pointers & lower boundary 
Author Message
 pointers & lower boundary

Hi,
I have written a C function that parse an array of character
recursively in increasing value order:

int increase (char *s)
{
int tmp;
if (*(s+1) == '\0')
 return 0;
else {
 if (*s <= *(s+1)) {
  increase(s+1);
  }
 else {
  tmp = *(s+1);
  *(s+1) = *s;
  *s = tmp;
  increase (s-1);
  }
 }

Quote:
}

As you can see, if the n+1-th character is smaller than the n-th, the
function exchange their values and reinvoke itself one step back. What I
would like to understand is why it does not go below the 0 index
boundary?
For example, if s[0] > s[1] and s=&s[0], the last command of the second
else block, increase(s[-1]), is performed. I was expecting a core dump.
Is there a protective mechanism?
Thanks for your answer,
Edouard

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Before you buy.



Fri, 20 Sep 2002 03:00:00 GMT  
 pointers & lower boundary
accessing the -1 element of the array may or may not cause a seg. fault
depending on the organization of your program.
For instance, if there was other data already on the heap when the 'char *s'
was malloc'd, you may actually be accessing another variable that was
created elsewhere in the program.  Say the crude figure below is the heap:

            .......[abcdefgh][ijklmnop]........

Say the first bracketed section is another char* pointer that you malloc'd
elsewhere in the program, and the second
bracketed section is the 'char* s' pointer you are passing to increase.
Then, s[0] == i, s[1] == j, s[2] == k, and s[-1] == h. Since there is no
array bounds checking in C (even in the negative direction it seems) this
memory access is perfectly legal, since s[-1] is actually allocated to your
process.  If there were no malloc's executed before 'char* s' was malloc'd,
then you should get a seg-fault for trying to access the system portion of
your process's address space.

Does this make sense?

Eric Petroelje

Quote:

> Hi,
> I have written a C function that parse an array of character
> recursively in increasing value order:

> int increase (char *s)
> {
> int tmp;
> if (*(s+1) == '\0')
>  return 0;
> else {
>  if (*s <= *(s+1)) {
>   increase(s+1);
>   }
>  else {
>   tmp = *(s+1);
>   *(s+1) = *s;
>   *s = tmp;
>   increase (s-1);
>   }
>  }
> }

> As you can see, if the n+1-th character is smaller than the n-th, the
> function exchange their values and reinvoke itself one step back. What I
> would like to understand is why it does not go below the 0 index
> boundary?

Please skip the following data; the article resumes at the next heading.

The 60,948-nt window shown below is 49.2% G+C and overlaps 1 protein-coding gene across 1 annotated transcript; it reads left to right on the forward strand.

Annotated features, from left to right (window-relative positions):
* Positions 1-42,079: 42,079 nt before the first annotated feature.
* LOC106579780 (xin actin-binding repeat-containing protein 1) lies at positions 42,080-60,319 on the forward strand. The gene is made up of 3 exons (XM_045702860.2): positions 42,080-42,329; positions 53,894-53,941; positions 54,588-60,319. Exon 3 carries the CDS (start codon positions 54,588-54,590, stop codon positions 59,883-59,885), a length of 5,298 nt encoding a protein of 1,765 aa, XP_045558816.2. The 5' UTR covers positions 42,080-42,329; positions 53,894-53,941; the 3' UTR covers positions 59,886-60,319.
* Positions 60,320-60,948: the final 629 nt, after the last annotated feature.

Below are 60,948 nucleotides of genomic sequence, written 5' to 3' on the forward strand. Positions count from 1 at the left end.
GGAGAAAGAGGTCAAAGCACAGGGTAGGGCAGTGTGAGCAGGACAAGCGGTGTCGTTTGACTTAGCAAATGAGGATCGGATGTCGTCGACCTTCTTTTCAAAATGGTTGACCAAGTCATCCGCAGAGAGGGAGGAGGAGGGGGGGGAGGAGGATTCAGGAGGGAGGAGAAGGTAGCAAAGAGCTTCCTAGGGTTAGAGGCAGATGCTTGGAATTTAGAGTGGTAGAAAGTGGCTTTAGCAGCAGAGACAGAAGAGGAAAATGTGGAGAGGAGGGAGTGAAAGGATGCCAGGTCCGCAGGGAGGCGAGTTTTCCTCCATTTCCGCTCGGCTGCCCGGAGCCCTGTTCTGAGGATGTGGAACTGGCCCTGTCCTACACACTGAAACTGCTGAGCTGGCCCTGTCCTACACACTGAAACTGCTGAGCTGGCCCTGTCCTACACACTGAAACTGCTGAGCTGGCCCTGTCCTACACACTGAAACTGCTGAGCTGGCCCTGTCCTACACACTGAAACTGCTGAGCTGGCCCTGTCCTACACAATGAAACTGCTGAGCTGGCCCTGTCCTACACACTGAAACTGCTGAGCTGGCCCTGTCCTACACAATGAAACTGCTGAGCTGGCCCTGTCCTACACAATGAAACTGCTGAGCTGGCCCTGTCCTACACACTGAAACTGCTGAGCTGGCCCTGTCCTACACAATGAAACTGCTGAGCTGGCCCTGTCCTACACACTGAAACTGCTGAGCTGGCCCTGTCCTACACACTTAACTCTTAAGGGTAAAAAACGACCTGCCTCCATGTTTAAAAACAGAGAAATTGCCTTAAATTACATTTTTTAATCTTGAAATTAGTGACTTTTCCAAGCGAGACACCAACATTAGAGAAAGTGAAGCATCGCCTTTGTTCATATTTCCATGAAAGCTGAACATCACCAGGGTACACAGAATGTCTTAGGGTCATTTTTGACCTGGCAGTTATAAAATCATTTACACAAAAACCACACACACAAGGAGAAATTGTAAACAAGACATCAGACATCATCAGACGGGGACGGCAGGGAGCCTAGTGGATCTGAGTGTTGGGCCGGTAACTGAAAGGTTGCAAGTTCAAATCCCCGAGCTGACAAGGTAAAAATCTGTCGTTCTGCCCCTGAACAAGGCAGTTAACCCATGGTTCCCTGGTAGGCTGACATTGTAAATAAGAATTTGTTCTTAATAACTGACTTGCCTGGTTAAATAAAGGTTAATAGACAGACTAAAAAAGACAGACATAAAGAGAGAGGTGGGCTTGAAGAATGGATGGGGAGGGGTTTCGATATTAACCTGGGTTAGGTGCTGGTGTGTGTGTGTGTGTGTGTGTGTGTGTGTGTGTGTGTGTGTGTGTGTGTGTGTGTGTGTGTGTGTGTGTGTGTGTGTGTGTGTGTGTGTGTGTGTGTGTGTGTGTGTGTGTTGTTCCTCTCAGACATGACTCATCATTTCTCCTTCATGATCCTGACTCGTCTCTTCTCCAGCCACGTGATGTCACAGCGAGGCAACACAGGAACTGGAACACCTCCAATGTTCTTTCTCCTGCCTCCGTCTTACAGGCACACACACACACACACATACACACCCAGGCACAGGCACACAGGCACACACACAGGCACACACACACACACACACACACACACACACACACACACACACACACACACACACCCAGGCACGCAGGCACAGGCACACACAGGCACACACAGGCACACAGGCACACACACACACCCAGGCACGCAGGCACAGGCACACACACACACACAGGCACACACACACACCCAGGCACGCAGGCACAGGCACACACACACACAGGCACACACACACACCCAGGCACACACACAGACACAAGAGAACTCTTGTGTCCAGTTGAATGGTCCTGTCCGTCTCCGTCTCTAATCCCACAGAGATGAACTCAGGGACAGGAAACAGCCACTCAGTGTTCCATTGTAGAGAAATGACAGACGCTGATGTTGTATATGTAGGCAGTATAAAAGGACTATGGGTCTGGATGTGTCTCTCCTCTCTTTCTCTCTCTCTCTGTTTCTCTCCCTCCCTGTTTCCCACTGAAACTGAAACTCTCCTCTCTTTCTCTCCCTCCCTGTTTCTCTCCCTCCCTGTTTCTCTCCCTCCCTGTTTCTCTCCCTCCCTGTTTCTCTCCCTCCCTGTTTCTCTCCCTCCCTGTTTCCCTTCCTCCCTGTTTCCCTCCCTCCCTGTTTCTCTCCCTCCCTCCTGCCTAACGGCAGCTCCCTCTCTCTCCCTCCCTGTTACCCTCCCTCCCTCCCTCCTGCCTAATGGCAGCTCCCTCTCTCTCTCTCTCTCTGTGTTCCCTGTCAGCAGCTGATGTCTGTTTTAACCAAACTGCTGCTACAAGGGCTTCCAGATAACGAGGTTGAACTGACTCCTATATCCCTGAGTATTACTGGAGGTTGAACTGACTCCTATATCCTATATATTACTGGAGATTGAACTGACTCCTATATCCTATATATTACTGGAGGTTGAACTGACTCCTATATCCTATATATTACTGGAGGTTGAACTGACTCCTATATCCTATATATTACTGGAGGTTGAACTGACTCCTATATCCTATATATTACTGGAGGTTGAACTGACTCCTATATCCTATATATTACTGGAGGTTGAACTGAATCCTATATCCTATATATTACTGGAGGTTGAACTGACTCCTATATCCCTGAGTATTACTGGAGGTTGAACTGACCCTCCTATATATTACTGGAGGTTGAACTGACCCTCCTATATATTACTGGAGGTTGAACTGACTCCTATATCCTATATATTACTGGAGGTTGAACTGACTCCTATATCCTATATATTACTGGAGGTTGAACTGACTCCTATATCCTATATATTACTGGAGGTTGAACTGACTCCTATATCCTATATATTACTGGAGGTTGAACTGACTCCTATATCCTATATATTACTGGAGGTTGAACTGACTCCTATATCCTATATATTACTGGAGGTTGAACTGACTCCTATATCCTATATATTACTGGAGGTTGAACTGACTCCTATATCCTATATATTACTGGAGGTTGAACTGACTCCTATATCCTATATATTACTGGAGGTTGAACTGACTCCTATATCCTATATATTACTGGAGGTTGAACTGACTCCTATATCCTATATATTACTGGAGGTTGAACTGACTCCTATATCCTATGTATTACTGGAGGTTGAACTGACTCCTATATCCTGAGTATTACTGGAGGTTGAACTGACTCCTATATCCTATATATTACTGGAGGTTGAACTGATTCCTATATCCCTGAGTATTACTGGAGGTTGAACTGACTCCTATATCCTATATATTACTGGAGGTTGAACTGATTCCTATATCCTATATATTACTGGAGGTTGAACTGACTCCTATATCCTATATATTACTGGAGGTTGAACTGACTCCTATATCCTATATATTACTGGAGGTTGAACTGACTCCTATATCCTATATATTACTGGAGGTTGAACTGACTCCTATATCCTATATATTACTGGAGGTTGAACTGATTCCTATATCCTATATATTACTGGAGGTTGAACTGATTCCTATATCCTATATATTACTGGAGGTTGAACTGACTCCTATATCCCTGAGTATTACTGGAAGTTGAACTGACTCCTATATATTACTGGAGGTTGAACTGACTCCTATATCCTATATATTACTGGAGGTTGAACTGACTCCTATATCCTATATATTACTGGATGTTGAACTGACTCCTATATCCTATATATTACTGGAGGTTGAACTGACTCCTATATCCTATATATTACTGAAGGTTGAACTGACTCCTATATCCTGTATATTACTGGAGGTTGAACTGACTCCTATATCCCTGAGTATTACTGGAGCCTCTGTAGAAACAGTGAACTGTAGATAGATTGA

> For example, if s[0] > s[1] and s=&s[0], the last command of the second
> else block, increase(s[-1]), is performed. I was expecting a core dump.
> Is there a protective mechanism?
> Thanks for your answer,
> Edouard

> Sent via Deja.com http://www.deja.com/
> Before you buy.



Fri, 20 Sep 2002 03:00:00 GMT  
 pointers & lower boundary

Quote:

> accessing the -1 element of the array may or may not cause a seg. fault
> depending on the organization of your program.
> For instance, if there was other data already on the heap when the 'char *s'
> was malloc'd, you may actually be accessing another variable that was
> created elsewhere in the program.  Say the crude figure below is the heap:
>             .......[abcdefgh][ijklmnop]........
> Say the first bracketed section is another char* pointer that you malloc'd
> elsewhere in the program, and the second
> bracketed section is the 'char* s' pointer you are passing to increase.
> Then, s[0] == i, s[1] == j, s[2] == k, and s[-1] == h. Since there is no
> array bounds checking in C (even in the negative direction it seems) this
> memory access is perfectly legal, since s[-1] is actually allocated to your
> process.  If there were no malloc's executed before 'char* s' was malloc'd,
> then you should get a seg-fault for trying to access the system portion of
> your process's address space.
> Does this make sense?

No, it's nonsense.  There's nothing "perfectly legal" about that access.
The only thing it shows is that you're using a platform that doesn't
catch this form of undefined behavior.

The fact that C doesn't require array bounds checking doesn't mean that
an implementation cannot.  Accessing past either end of an array results
in undefined behavior, and may do as your example suggests, or a
segmentation fault, or a number of other things.



Fri, 20 Sep 2002 03:00:00 GMT  
 pointers & lower boundary
Hello.

This program is so similar to sorting algorithm "shaker sort".
But I am regretful how to use a pointer to char.
Shaker sort always needs range of index.
But in this function "increase", an information of range will be lost.
Pointer "s" should point at the beginning of string through.
I think it is better to add a new parameter instead of "s" as follow:

#include <stdio.h>
#include <stdlib.h>

int increase(char *, char *);

int main()
{
  char s[] = "91324";

  increase(s, s);
  printf("%s\n", s);

  getchar();
  return EXIT_SUCCESS;

Quote:
}

int increase(char *s, char *t)
{
  int  tmp;

  if (*(t + 1) == '\0') return 0;
  else if (*t <= *(t + 1))
    return increase(s, t + 1);
  else {
    tmp = *(t + 1);
    *(t + 1) = *t;
    *t = tmp;
    if (s == t) return increase(s, t + 1);
    return increase(s, t - 1);
  }

Quote:
}

Thanks.
--
Takashi Itoh



Sat, 21 Sep 2002 03:00:00 GMT  
 
 [ 4 post ] 

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